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Don’t Ask, Don’t Tell — If You’re a Female Artist


by Gail Sachson 24 Sep 2008

Guest blogger Gail Sachson owns Ask Me About Art, is Vice-Chair of the Cultural Affairs Commission and a member of the Public Art Committee A woman artist, lets call her Jane, is contemplating changing her name to ‘Joe’ in order to make more sales. At the Texas Sculpture Association Symposium last weekend, Jane complained that too often when collectors […]

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Guest blogger Gail Sachson owns Ask Me About Art, is Vice-Chair of the Cultural Affairs Commission and a member of the Public Art Committee

A woman artist, lets call her Jane, is contemplating changing her name to ‘Joe’ in order to make more sales. At the Texas Sculpture Association Symposium last weekend, Jane complained that too often when collectors find out that the heavy, masculine-looking sculpture she does is made by a woman, they don’t want it. Why is that?

Another artist moaned that she is tired of the uncomfortable feelings and wolf-whistles she hears when scouring junk yards, of not being taken seriously at lumber yards or when ordering steel. Why is that?

And yet another spoke of the fear she and her female artist friends have of pricing their work too high – because they are women. Ridiculous.

Eleven years ago, the cover of Art News proclaimed “Women in Art, We’ve Come a Long Way,” then at the very bottom of the page, added the word maybe.”  Well, maybe we haven’t come a long way – yet!

Tonight at the McKinney Avenue Contemporary in Dallas, I will be on a panel with three well-respected Dallas gallery directors to discuss the status, the popularity, the reputation and careers of women artists. The directors are Cris Worley of Pan American Projects, Cheryl Vogel of Valley House Gallery, Marty Walker of the Marty Walker Gallery and Nancy Whitnack of Conduit. We will discuss:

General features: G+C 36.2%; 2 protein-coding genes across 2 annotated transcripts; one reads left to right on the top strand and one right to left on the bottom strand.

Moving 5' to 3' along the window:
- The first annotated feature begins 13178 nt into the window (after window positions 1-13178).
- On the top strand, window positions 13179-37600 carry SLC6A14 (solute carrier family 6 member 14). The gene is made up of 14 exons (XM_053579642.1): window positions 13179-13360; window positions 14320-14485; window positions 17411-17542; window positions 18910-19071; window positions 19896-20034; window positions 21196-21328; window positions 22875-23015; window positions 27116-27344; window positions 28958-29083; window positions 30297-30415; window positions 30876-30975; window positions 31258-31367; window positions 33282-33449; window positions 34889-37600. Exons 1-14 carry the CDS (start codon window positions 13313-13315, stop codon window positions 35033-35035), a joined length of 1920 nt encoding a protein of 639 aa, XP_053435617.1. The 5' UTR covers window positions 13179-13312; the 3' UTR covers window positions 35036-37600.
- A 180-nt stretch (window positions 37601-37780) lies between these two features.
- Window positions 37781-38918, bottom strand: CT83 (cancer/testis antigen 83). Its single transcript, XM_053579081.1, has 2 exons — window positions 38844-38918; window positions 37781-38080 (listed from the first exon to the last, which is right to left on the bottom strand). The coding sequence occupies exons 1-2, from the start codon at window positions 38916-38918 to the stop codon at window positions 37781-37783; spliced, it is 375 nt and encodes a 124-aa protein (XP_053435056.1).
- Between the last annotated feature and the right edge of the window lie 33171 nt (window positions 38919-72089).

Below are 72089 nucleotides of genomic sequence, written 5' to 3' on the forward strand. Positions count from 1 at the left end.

Is there a bias for or against art made by women?  A media bias?  A collector bias? A curator bias? A gallery bias? Is there no bias at all?

Do feminist statements sell?

How many female artists do they represent and how were they selected?

What must Dallas women artists do to gain more recognition, show more, sell more and have their work priced fairly?

Or is it all about quality, and we have nothing more to discuss, just have some cookies and go home to make art? Join us at 6:30 tonight.

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  • Interesting… I know that in my ‘regular day-job’ in the business world, I get more response from emails when the receiver thinks I’m a guy. When I receive replies addressed to my last name (Michael), the tone and results are definitely different than when they come to Erin.

    It’s frustrating and sad (and, unfortunately, not surprising) if this spills over into the art community. When I make things to sell, my name is on it, but I don’t have any photos on my website of myself, partly because of the concern of gender-bias.